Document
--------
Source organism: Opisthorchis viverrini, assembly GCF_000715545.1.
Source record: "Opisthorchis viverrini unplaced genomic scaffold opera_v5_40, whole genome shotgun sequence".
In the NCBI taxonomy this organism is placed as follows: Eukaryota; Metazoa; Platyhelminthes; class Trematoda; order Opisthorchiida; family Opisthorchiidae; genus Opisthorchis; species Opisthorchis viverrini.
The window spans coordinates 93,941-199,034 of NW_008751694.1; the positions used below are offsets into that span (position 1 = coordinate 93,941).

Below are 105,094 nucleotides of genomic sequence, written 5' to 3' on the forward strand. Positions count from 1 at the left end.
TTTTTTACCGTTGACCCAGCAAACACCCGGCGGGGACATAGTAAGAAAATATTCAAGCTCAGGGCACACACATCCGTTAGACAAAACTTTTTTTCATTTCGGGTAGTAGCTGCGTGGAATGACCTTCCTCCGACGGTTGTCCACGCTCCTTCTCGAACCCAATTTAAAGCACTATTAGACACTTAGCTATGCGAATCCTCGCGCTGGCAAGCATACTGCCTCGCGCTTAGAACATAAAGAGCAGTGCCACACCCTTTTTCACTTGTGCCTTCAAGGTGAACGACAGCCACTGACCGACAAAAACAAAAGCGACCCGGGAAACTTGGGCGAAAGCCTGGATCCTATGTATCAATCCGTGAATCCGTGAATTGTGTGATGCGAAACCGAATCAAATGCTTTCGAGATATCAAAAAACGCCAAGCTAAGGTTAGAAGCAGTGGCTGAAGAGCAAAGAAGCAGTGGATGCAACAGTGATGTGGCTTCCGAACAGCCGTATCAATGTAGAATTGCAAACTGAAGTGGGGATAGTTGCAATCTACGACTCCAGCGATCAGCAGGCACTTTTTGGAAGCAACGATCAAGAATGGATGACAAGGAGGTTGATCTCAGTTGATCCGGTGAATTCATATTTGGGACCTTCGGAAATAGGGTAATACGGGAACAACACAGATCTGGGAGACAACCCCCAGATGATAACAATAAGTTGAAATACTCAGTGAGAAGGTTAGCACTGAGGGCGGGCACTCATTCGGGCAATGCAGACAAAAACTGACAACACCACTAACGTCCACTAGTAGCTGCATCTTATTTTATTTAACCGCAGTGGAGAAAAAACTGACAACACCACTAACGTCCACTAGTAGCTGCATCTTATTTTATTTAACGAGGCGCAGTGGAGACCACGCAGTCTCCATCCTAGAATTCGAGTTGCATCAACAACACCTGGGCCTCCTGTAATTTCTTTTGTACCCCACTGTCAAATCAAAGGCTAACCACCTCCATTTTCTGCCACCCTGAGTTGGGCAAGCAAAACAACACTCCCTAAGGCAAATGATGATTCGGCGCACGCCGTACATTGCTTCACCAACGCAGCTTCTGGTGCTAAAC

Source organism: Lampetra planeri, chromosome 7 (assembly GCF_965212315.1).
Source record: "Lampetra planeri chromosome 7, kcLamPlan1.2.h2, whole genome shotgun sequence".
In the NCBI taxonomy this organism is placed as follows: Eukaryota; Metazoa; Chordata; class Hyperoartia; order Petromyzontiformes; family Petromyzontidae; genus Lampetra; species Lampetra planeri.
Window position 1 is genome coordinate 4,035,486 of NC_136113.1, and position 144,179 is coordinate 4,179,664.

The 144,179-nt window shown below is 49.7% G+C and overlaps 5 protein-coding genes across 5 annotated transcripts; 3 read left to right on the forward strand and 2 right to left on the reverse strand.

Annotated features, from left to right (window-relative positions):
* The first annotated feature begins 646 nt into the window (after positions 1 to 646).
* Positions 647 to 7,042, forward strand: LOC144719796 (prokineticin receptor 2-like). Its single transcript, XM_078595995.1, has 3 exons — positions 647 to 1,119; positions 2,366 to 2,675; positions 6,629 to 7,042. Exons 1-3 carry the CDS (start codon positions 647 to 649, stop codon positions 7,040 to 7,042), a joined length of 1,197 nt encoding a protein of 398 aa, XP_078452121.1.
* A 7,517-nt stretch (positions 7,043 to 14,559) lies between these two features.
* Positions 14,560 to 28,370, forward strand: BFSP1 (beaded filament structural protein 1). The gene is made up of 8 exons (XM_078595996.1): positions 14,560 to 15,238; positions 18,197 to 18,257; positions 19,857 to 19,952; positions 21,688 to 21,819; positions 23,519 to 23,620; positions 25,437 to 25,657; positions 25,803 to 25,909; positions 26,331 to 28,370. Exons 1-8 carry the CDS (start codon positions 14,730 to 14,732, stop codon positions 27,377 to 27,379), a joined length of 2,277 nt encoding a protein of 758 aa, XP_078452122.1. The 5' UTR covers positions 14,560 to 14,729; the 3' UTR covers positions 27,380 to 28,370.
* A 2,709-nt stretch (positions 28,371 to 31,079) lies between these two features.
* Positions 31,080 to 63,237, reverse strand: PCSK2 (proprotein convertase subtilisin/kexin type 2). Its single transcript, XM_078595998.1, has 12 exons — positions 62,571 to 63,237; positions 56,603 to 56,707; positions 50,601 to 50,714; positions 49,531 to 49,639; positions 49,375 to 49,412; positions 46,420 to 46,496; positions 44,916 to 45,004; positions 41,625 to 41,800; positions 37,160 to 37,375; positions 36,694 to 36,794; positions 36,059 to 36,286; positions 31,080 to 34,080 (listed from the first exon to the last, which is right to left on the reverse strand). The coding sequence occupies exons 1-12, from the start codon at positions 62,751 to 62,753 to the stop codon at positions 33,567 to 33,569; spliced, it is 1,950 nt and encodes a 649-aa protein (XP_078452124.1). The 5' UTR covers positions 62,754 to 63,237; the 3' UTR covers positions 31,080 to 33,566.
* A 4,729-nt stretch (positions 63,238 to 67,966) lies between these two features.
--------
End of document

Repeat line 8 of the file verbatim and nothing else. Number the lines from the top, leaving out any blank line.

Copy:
Source record: "Lampetra planeri chromosome 7, kcLamPlan1.2.h2, whole genome shotgun sequence".